There is such a thing as exporting services and data. Franchise businesses are a well-known precedent: McDonald’s, a very innovative company (just watch The Founder), is in the business of exporting services for the benefit of the US, where it was originated. And such innovative service businesses are even easier to design and export in the age of ubiquitous computing and networks. As Paul Graham once wrote, data-driven businesses are very similar to restaurant franchises: “McDonald's grew big by designing a system, the McDonald's franchise, that could then be reproduced at will all over the face of the earth. A McDonald's franchise is controlled by rules so precise that it is practically a piece of software. Write once, run everywhere.”
Innovation in services and data usually starts with serving customers at home. This is why larger countries are better positioned at this new frontier—provided that they create an environment that fosters tech-driven innovation (just like China👏🇨🇳). Customers can be enterprises as well as consumers: as Mariana Mazzucato discussed in the aforementioned seminar, Denmark is nurturing local businesses specialized in servicing the green industry worldwide—which means Denmark is doing what the French did years ago with Schlumberger: if you can’t specialize in oil production, then specialize in services provided to oil producers.
The reason for the bias against services and data is that we lack frameworks to understand how countries can foster export-based growth with such businesses. High-tech goods can be protected with patents (an indicator frequently used by economists such as Cherif and Hasanov), whereas services and data have a more complicated relationship with intellectual property. But the lesser role of patents in those fields shouldn't matter. You can’t protect financial products with patents, yet New York and London prove that you can add a lot of local value by exporting financial services.
An innovation-based strategy in services and data also goes against the idea that innovation implies employing many workers locally. This isn’t the case in service businesses, which tend to create more jobs abroad than at home as they scale up—because the value chain has to be redeployed closer to the customers. As for data-driven businesses, they’re too new and unfamiliar to be accounted for in cross-border trade, but Michael Mandel has been pioneering interesting reflections here: Data, Trade, and Growth.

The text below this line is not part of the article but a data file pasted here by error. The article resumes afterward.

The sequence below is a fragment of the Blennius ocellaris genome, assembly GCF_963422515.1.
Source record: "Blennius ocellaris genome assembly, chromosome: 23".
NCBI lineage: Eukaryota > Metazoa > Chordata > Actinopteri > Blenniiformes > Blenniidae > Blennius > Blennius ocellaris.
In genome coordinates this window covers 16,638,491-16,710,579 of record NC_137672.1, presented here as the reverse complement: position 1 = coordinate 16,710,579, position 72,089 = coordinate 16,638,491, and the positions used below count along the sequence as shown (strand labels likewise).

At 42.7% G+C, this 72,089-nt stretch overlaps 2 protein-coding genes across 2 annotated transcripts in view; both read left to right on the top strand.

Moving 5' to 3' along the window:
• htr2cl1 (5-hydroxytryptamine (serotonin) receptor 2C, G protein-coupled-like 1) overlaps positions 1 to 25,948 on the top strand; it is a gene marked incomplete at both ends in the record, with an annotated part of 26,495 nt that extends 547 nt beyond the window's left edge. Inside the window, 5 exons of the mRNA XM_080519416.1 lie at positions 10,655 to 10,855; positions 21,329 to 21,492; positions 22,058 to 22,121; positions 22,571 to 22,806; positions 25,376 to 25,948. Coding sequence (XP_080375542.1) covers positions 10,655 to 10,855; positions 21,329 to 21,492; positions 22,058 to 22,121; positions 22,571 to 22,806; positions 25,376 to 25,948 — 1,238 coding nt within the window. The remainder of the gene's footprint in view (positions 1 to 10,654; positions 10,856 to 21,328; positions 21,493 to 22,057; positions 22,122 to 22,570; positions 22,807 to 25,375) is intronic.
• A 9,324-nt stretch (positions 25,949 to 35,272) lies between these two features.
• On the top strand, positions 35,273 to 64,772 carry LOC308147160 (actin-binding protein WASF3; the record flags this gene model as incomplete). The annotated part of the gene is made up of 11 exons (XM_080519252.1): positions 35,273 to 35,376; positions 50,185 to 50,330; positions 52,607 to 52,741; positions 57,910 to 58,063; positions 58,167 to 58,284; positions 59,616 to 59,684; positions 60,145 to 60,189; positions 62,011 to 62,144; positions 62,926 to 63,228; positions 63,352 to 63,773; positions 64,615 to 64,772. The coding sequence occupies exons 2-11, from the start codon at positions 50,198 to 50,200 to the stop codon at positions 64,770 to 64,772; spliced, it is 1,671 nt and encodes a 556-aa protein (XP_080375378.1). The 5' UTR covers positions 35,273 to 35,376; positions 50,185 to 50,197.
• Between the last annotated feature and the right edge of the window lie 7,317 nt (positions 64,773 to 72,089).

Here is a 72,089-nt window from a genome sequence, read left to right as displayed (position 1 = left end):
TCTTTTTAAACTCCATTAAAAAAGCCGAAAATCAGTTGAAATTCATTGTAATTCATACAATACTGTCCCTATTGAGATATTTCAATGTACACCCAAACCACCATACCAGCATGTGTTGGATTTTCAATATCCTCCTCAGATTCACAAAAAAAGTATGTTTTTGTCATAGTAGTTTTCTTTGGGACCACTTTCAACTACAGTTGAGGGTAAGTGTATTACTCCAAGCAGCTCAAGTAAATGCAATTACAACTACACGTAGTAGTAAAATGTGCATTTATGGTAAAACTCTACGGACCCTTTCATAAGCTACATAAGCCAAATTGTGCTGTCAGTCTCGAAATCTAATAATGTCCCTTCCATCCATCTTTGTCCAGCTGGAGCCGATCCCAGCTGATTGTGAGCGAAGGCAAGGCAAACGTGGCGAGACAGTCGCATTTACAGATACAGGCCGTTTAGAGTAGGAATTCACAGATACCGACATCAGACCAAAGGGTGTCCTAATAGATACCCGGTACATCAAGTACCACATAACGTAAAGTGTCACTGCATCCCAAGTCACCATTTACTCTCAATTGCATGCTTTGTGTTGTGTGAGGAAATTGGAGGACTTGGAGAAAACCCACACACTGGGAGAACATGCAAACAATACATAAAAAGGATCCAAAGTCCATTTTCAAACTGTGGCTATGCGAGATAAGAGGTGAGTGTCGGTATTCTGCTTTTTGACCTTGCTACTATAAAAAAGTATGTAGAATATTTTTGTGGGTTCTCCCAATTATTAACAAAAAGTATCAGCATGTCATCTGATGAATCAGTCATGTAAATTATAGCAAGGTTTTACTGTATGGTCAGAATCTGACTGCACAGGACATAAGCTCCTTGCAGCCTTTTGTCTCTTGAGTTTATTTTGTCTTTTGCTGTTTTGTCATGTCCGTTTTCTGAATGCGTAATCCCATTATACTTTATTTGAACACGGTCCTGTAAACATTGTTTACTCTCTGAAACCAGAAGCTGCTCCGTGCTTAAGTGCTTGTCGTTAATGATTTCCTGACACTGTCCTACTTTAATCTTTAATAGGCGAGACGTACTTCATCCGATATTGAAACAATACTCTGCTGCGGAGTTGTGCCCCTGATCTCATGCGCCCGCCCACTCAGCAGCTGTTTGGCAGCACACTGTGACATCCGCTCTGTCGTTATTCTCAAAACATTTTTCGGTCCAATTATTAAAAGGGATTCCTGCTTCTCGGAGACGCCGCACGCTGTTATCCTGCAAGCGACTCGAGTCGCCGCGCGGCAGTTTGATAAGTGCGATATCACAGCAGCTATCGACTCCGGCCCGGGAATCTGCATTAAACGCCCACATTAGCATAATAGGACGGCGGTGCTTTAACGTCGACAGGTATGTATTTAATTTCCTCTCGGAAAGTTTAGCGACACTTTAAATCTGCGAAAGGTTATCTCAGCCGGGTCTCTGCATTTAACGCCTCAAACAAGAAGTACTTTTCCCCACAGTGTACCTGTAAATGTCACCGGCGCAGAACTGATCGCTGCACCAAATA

But then again, were there ever many local jobs in high-tech manufacturing? Far from it, actually: as demonstrated by Enrico Moretti, most local jobs in high-tech areas have been primarily in low-productivity, local service businesses (more in barbershops that in research labs). Similarly, having an Internet giant capturing global value isn’t just a question of “how many employees do they have”; it’s about the growing ecosystem around that business, both professional (other businesses popping up to help them) and personal (employees and shareholders getting paid and spending money locally).
I don’t know if China will ultimately succeed at exporting its extraordinarily innovative service and data businesses. But when it does, hopefully it will help upgrade our policymakers’ thinking—and it will contribute to designing strategies more in line with how value is created in the digital age.
Warm regards (from Shanghai, China),